This site is entirely user-supported. See how you can help.
Street View is the best available vantage point looking, if possible, towards the location of the building. In some locations, Street View may not give a view of the actual building, or may not be available at all. Where it is not available, the satellite view is shown instead.
Latitude: 51.5176 / 51°31'3"N
Longitude: -0.0875 / 0°5'15"W
OS Eastings: 532792
OS Northings: 181584
OS Grid: TQ327815
Mapcode National: GBR SB.H5
Mapcode Global: VHGR0.F3LY
Entry Name: Salisbury House
Listing Date: 15 August 1997
Source: Historic England
Source ID: 1375270
English Heritage Legacy ID: 466155
Location: City of London, London, EC2M
District: City and County of the City of London
Locality: Coleman Street
Traditional County: Middlesex
Lieutenancy Area (Ceremonial County): City of London
Church of England Parish: St Botolph without Bishopsgate
Church of England Diocese: London
TQ 3181 NE FINSBURY CIRCUS, EC2
627-0/4/10061 No.31 (Salisbury House)
GV 15/8/97 II
Offices, banks and shops. 1901. Designed by Davis and Emmanuel. Stone with mansard roofs of slate. Four storeys, attic, and two floors of dormers over basement. Nine-window range articulated into projecting pavilions; ranges seven to thirteen with double attic storey; ranges nine to eleven treated as a centrepiece. All openings are flat arched unless otherwise noted. Round-arched entrance in centre with doors of a late C19 design, flanked by a doubled columns on high socles; spandrels with female allegorical figures reflecting victory and plenty. Whole group framed by paired rusticated, attached columns. Banded rustication to ground floor, the windows recessed and flanked by attached columns. Window spandrels moulded as Meander. Entrances in fourth- and sixteenth-window ranges. Tripartite windows in centre range; giant distyle in antis to ranges to nine to eleven, first and second floors, topped by entablature; centre window on first attic storey set in aedicule; Diocletian window in second attic storey; the lines of colul11lls and antae continued above piers as stacks with blind arcades. Window ranges seven and eight, and twelve and thirteen, flanking centre range are articulated into bays by giant pilasters of the Ionic order; pilaster piers to attic above. First and second floors of end bays set into round-arched recess framed by Ionic pilasters; end bays topped by pediment; pedimented dormers above flanked by finials. End range recesses have round windows to tympana. Dormers in aedicules and segmental pediments. Railings to area. High stacks to rights of first-, fourth-, and seventh-window ranges. Short return of four-window range to west, a round-arched entrance in second window range; bay elevation variation of main elevation. Circus Place elevation steps down to London wall, six-window range. Entrance in fourth range, topped by Diocletian window in Dutch gable; another entrance to right, the lintel carved with lion. Bank set in left corner. Curved corner range set in rebate, above which a full-height rectangular bay ornamented with Jacobean motifs; of note, at bottom of bay, elaborate acanthus brackets and cartouche with initials UBL. London Wall of twenty-one window range. Shop fronts set between polished red granite pilasters. In eleventh-window range a round-arched entrance flanked by lion's head brackets. First-floor windows with transoms, many topped by segmental pediments and others treated as two-storey shallow rectangular bays, with Diocletian window above. These bay ranges set between giant tetrastyle pilastrade, the centre range of which topped by Dutch gabled dormer. All other dormers with hipped roofs of slate. Attic storey windows set in aedicule. Second attic added in late C20 and not of interest. SOURCE: BUILDING NEWS 1900 VOL II PAGE 827.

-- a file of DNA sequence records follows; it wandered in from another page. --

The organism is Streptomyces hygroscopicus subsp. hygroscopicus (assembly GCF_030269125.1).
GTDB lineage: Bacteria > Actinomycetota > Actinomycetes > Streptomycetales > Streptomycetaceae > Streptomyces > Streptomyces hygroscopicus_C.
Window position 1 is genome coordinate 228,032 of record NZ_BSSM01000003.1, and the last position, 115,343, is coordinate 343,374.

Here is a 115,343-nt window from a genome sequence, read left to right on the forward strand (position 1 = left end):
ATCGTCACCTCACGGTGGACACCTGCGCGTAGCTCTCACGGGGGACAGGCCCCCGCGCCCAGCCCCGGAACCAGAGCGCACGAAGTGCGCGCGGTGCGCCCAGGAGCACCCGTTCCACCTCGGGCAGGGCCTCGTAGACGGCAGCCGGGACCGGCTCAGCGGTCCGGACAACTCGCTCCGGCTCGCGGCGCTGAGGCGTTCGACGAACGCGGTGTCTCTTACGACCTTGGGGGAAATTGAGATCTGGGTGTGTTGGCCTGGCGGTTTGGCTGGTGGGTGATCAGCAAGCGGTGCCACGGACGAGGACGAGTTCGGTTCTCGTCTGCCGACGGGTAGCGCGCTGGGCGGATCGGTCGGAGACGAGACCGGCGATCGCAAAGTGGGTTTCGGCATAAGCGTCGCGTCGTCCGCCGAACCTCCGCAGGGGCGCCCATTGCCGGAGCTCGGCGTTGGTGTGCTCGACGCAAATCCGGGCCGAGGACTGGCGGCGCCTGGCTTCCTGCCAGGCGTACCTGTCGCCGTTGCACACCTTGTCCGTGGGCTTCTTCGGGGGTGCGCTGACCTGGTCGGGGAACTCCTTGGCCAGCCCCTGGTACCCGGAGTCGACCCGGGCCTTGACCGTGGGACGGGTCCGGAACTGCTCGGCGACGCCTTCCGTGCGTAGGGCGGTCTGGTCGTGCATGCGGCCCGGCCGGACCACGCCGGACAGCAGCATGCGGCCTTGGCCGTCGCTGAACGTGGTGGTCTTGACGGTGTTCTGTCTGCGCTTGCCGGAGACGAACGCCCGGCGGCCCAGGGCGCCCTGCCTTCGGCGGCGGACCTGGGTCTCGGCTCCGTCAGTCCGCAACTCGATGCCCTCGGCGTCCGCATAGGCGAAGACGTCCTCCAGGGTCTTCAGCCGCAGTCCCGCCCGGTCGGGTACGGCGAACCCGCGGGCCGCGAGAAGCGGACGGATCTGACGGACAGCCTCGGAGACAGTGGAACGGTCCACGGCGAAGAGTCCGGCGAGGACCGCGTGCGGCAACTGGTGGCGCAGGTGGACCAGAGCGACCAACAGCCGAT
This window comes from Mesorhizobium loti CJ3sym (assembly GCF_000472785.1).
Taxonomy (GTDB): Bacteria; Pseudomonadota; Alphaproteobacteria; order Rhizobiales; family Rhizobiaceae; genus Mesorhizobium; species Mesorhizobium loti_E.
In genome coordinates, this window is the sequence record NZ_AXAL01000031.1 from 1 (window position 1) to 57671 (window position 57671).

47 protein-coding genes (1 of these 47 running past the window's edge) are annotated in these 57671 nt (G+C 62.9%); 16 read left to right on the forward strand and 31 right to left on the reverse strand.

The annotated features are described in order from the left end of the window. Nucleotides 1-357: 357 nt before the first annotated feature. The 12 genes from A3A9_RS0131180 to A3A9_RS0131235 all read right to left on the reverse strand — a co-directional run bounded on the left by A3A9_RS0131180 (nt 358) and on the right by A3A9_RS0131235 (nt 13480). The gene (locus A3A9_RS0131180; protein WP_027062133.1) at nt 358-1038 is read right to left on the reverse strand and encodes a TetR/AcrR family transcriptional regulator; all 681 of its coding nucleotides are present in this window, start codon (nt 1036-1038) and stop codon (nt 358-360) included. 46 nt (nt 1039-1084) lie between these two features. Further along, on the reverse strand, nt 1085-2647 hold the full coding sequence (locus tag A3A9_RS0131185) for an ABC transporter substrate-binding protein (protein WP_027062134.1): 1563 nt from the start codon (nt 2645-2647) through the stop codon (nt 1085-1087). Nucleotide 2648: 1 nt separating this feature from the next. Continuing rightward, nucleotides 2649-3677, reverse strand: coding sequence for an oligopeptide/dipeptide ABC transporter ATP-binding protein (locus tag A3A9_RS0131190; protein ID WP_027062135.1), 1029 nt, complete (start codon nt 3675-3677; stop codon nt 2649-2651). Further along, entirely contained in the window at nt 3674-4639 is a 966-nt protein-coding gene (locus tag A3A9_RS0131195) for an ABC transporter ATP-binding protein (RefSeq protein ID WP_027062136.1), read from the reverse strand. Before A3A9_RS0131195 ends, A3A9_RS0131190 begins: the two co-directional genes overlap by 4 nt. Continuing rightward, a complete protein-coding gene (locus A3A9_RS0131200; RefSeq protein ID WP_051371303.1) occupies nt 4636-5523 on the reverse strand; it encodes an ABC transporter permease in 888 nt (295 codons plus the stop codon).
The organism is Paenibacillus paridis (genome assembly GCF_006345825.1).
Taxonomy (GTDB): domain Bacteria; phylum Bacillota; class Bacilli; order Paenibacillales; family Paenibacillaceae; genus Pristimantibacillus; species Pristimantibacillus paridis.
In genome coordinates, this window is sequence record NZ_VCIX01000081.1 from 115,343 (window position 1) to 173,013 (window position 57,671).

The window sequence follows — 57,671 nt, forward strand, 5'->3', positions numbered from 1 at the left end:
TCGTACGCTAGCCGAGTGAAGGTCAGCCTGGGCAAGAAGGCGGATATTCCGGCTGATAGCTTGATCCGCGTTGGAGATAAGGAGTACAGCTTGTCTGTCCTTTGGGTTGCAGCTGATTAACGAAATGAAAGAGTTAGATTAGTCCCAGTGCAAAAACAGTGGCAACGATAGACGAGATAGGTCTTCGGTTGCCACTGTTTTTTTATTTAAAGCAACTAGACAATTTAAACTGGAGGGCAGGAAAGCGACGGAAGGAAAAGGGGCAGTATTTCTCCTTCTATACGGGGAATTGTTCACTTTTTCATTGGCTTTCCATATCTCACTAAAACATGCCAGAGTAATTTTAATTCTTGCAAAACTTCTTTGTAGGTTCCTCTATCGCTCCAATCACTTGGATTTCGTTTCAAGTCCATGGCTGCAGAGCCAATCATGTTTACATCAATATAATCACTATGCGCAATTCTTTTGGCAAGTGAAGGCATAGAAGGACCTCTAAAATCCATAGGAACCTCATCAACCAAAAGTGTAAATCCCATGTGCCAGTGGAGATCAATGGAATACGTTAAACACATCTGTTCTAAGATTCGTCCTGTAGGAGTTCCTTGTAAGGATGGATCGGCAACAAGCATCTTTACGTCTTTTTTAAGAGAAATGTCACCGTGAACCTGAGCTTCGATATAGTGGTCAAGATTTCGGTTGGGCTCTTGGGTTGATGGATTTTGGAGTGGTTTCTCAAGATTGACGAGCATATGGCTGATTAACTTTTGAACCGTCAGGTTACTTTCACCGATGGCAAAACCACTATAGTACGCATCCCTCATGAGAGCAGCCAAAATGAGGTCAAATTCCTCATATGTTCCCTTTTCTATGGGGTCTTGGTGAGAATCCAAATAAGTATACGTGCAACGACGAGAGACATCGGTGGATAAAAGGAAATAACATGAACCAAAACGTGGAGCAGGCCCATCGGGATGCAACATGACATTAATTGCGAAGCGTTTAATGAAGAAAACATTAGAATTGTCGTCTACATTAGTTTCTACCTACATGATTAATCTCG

Listing NGR: TQ3277581588
This text is from the original listing, and may not necessarily reflect the current setting of the building.
Source links go to a search for the specified title at Amazon. Availability of the title is dependent on current publication status. You may also want to check AbeBooks, particularly for older titles.
Other nearby listed buildings